"A man who has to resign from his Ministerial post (Railways) due to a corruption scandal, a man whose nephew is still in jail is talking of having got the clean chit," the
35-year-old Bollywood actress said.
Panag, daughter of a retired Army officer, said the former Railway Minister has to decide whether he was complicit or incompetent to know what was going on in his ministry.
"It's like this. If I am in a scandal where you found somebody guilty, either I am complicit or I am incompetent. I am incompetent if I don't know what is going on in my ministry. So, I think Mr Bansal has to decide what is he, complicit or incompetent," she said.
When asked about four-time Chandigarh MP Bansal's statement that the charge sheet in the case has not named him, she said, "I am sure he has a clean chit, he has been given clean chit by CBI under his own government."
"Individually, I have the highest respect for him. He is a man who is of my father's age. He was a class fellow of my father. He is a man with incredible political acumen and incredible experience. But I think it's time for him to step forward and tell us if is he complicit in this (case) or is he incompetent that he does not know what was going on in his own Ministry," she said.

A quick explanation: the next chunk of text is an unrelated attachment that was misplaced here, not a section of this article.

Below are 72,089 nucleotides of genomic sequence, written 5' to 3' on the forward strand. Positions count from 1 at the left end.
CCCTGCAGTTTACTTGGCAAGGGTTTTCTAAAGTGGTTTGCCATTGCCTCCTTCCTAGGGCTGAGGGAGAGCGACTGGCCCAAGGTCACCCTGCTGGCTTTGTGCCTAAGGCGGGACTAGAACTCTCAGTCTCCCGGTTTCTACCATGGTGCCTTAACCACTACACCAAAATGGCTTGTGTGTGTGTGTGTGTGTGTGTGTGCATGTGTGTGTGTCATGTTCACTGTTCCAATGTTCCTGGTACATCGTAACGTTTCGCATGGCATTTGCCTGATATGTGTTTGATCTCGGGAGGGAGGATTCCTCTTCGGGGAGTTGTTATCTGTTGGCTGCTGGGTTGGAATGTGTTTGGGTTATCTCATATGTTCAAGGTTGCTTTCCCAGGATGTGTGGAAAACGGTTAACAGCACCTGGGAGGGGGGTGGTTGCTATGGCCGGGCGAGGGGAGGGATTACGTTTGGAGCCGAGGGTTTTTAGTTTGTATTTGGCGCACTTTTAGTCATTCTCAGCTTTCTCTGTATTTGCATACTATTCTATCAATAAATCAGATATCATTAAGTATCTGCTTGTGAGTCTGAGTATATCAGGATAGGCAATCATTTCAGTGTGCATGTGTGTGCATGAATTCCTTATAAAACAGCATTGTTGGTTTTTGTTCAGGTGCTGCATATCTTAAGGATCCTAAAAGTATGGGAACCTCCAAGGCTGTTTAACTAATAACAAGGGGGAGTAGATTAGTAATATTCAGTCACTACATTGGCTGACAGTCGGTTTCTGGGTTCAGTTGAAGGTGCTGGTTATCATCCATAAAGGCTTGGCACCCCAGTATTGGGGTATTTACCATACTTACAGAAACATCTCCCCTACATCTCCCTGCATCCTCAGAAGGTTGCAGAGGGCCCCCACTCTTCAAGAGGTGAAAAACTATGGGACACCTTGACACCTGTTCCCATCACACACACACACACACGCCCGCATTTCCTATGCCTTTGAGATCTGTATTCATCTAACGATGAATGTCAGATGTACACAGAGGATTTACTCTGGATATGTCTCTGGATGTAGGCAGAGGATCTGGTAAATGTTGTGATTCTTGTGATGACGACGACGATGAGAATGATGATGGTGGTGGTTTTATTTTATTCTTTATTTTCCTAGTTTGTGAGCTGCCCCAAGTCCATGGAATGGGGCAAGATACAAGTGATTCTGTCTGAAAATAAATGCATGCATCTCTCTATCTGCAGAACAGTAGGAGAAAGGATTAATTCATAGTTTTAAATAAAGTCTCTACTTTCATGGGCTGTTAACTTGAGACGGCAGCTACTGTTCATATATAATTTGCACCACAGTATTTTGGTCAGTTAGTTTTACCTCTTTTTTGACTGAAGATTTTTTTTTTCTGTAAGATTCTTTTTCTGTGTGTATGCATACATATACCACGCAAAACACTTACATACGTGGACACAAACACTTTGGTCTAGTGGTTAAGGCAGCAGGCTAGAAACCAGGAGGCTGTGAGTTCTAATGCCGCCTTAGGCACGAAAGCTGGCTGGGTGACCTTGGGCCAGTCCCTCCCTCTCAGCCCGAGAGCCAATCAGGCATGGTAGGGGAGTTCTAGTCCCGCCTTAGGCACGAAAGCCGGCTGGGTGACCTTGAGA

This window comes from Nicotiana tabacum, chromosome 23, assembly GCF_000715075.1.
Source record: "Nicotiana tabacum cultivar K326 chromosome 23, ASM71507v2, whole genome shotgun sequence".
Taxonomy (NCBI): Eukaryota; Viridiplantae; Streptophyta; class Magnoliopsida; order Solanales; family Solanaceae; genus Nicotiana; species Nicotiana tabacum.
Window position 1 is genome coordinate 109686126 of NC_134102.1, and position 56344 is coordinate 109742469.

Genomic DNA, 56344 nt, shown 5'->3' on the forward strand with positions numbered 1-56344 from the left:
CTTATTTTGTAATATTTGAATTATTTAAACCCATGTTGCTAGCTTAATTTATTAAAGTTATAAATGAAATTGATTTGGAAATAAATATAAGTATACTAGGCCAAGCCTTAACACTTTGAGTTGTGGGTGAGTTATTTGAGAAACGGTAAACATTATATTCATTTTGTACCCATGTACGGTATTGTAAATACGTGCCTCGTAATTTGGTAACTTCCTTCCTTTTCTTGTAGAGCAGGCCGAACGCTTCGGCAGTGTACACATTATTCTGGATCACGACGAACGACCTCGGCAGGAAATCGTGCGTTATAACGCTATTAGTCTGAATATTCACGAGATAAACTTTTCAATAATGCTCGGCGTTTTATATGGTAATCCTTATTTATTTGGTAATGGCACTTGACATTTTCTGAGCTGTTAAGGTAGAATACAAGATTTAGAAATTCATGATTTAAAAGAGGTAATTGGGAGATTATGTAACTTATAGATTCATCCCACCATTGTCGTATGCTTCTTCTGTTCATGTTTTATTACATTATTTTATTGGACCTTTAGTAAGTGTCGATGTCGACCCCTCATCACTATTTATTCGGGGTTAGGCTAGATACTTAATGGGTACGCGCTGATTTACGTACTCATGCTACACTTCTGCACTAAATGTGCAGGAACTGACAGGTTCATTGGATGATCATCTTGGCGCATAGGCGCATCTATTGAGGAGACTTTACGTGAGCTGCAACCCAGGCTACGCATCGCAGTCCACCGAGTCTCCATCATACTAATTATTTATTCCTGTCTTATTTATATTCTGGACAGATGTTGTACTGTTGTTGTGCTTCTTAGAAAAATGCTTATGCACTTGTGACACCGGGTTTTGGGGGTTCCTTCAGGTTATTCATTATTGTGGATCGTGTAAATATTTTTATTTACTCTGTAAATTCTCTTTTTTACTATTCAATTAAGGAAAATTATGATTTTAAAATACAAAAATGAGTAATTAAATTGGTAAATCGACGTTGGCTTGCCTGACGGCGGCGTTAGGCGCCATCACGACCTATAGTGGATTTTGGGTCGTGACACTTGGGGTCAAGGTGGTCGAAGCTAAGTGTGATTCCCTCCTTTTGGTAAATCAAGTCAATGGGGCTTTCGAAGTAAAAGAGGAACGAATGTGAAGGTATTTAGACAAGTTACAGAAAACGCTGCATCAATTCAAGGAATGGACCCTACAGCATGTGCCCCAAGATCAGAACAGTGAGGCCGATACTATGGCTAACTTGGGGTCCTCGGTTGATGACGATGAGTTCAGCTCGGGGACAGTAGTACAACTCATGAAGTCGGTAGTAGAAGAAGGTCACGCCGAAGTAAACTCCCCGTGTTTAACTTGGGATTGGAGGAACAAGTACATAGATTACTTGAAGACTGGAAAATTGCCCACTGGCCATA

Bansal's nephew Vijay Singla and nine others, arrested in the Rs 10-crore cash-for-post railway bribery case, will face trial with a special court in Delhi framing charges of criminal conspiracy and corruption against them recently.
Bansal has been arrayed as a prosecution witness by the CBI in its charge sheet filed last year.
Apart from Panag, who writes her full name as Gulkirat Kaur Panag and Bansal, prominent among those who are pitted against them include BJP's actor-turned-politician Kirron Kher and BSP's Jannat Jahan.
Panag said that corruption is an issue which affects everyone and her party's fight is to root it out from the society.
Panag said that people of this country are seeking a change and AAP is trying to provide them with a viable alternative.
Launching an attack on the parties with "Right wing agenda" she said,

"On the other extreme there is such a Right wing agenda, it frightens me as somebody who is a minority, as somebody who has been at the receiving end of religious persecution still hasn't seen justice."

"I am not saying these parties will not reform, I am sure they will, time will make them reform. Today, they all have made corruption their agenda suddenly, why? There is public pressure, there are pressure groups, so eventually system will get cleaned up -- 50 years, 60 years down the line, there may be no need for AAP by then. The idea is to force change," said Panag, who has masters in Political Science.


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